FIG. 7 shows an embodiment of a backup application user interface. In this instance, backup application 204 is requesting a blank disk be inserted in the target device to continue backing up the data. In FIG. 8, the user may use the soft media changer UI to name a new disk “Disk 2” (as shown at 801) and press button “Insert” (shown at 802) to insert the new disk into target device 210. However, in actuality, the data written to removable storage medium 211 in target device 210 is copied to storage 212 and removable storage medium 211 remains in target device 210. Removable storage medium 211 is presented to backup application 204 as a blank disk as requested in FIG. 7.

The soft media changer UI also includes an “Eject” button (shown at 803). The “Eject” button may be used to eject media from target device 210. However, in actuality, the medium is not ejected from target device 210, but remains in target device 210.

The “Insert” and “Eject” buttons may be used to satisfy requests such as from backup application 204. In this way, backup application 204 does not have to be modified in order to operate with soft media changer 208. In one embodiment, after a new disk is inserted using “Insert” button 802, backup application 204 may continue operations in response to user interaction with the backup application UI. In another embodiment, an application receives event completion notifications of an actual insert or eject and may automatically respond accordingly.

FIG. 9 shows the soft media changer UI after the backup operation has been completed. At 901, a tree view of the backup disk set is shown. Thus, backup application 204 believes data has been saved to 7 disks, but in reality, the data was saved to multiple storage locations, such as at 7 folders on storage 212.

Turning to FIGS. 10 and 11, user interfaces associated with a restore operation are shown. In this scenario, backup application is attempting to restore data saved on multiple disks. In actuality, the “backup disks” are saved on storage 212. In FIG. 10, a backup application UI indicates that backup application 204 is requesting that backup “Disk 5” be inserted into target device 210. In FIG. 11, a soft media changer UI may be used to select “Disk 5” from the disk set (as shown at 1101) and insert “Disk 5” into target device 210 by pressing “Insert” (shown at 1102). In this case, data corresponding to “Disk 5” is copied from storage 212 and written to removable storage medium 211 in target device 210. Removable storage medium 211 is then presented to backup application 204 as the requested “Disk 5.”

Embodiments of the invention provide a soft media changer for performing media spanning operations without physically manipulating multiple removable storage media. Thus, a physical media changer or a person to physically eject and insert media is not necessary. In a test environment, the soft media changer provides for automation of media changing. Also, the soft media changer may be used for testing error handling by a backup application. In another embodiment, a soft media changer UI enables operation of the soft media changer by a human user.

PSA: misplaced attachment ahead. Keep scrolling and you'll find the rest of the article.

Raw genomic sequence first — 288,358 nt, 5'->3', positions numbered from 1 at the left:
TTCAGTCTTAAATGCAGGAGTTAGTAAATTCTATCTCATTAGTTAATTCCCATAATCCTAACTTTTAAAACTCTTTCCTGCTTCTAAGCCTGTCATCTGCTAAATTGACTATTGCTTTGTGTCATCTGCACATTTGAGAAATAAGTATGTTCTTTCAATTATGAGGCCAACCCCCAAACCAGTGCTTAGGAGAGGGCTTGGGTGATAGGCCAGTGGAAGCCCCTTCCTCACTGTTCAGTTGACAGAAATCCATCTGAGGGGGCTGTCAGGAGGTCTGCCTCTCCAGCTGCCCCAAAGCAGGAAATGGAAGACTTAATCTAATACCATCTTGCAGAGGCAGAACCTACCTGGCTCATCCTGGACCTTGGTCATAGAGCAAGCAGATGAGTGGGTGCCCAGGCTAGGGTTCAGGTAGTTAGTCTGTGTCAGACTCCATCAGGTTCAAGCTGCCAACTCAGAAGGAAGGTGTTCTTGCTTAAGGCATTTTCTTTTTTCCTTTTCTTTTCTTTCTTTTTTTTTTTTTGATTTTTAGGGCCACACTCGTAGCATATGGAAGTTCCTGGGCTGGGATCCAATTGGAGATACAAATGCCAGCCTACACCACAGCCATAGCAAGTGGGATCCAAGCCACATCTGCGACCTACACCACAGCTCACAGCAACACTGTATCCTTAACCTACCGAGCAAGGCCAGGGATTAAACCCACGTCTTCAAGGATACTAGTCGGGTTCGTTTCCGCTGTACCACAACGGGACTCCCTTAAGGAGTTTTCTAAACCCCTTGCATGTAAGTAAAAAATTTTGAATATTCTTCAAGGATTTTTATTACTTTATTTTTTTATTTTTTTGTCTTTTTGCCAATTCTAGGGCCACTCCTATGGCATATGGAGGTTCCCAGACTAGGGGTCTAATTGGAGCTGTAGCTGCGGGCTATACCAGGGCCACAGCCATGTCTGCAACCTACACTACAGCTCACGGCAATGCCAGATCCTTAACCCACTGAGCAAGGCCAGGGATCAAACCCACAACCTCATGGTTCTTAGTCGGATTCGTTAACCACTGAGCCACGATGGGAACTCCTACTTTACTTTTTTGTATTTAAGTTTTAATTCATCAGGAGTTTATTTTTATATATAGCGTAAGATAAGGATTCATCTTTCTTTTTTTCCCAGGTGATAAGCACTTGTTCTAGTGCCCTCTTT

Various operations of embodiments of the present invention are described herein. In one embodiment, one or more of the operations described may constitute computer readable instructions stored on one or more computer readable media, which if executed by a computing device, will cause the computing device to perform the operations described. The order in which some or all of the operations are described should not be construed as to imply that these operations are necessarily order dependent. Alternative ordering will be appreciated by one skilled in the art having the benefit of this description. Further, it will be understood that not all operations are necessarily present in each embodiment of the invention.

The above description of embodiments of the invention, including what is described in the Abstract, is not intended to be exhaustive or to limit the embodiments to the precise forms disclosed. While specific embodiments and examples of the invention are described herein for illustrative purposes, various equivalent modifications are possible, as those skilled in the relevant art will recognize in light of the above detailed description. The terms used in the following claims should not be construed to limit the invention to the specific embodiments disclosed in the specification. Rather, the following claims are to be construed in accordance with established doctrines of claim interpretation.